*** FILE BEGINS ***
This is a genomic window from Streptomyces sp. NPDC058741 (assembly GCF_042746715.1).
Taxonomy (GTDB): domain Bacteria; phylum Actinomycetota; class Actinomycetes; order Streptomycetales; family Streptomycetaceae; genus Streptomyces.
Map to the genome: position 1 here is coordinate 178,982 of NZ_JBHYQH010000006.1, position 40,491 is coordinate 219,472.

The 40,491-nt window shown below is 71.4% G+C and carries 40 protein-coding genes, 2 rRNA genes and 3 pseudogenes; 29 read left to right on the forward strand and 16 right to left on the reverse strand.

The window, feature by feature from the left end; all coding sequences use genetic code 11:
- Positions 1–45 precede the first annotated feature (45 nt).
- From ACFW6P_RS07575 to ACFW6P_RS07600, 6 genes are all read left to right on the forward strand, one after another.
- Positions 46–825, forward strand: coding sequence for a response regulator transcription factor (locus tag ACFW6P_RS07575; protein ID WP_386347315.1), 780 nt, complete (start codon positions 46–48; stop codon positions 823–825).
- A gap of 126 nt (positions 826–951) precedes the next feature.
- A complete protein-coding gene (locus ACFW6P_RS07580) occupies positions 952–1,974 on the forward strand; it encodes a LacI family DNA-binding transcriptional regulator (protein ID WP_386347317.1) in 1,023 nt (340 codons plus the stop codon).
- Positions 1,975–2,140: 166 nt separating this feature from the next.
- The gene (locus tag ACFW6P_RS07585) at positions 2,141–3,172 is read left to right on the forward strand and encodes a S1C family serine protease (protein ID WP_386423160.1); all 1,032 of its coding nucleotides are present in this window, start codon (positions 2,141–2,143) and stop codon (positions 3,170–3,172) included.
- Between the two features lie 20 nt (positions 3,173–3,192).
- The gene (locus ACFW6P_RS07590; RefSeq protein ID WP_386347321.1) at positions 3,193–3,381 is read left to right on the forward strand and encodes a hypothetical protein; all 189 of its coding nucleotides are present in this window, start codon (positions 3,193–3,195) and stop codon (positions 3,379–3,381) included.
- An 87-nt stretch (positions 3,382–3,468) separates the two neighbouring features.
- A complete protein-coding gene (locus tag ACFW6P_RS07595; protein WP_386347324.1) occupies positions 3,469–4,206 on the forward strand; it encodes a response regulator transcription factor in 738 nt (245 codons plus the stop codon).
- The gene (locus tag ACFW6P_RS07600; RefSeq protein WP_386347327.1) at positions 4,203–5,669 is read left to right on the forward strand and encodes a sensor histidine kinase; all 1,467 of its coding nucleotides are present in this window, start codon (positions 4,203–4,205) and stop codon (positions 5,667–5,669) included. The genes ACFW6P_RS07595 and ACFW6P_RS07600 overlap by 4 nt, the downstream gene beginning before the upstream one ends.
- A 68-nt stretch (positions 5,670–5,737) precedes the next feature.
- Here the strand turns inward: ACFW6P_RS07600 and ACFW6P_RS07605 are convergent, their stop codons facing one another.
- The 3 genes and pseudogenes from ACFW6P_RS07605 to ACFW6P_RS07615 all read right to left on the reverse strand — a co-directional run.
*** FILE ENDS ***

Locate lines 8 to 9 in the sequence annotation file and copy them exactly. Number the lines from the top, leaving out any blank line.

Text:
- Positions 46–825, forward strand: coding sequence for a response regulator transcription factor (locus tag ACFW6P_RS07575; protein ID WP_386347315.1), 780 nt, complete (start codon positions 46–48; stop codon positions 823–825).
- A gap of 126 nt (positions 826–951) precedes the next feature.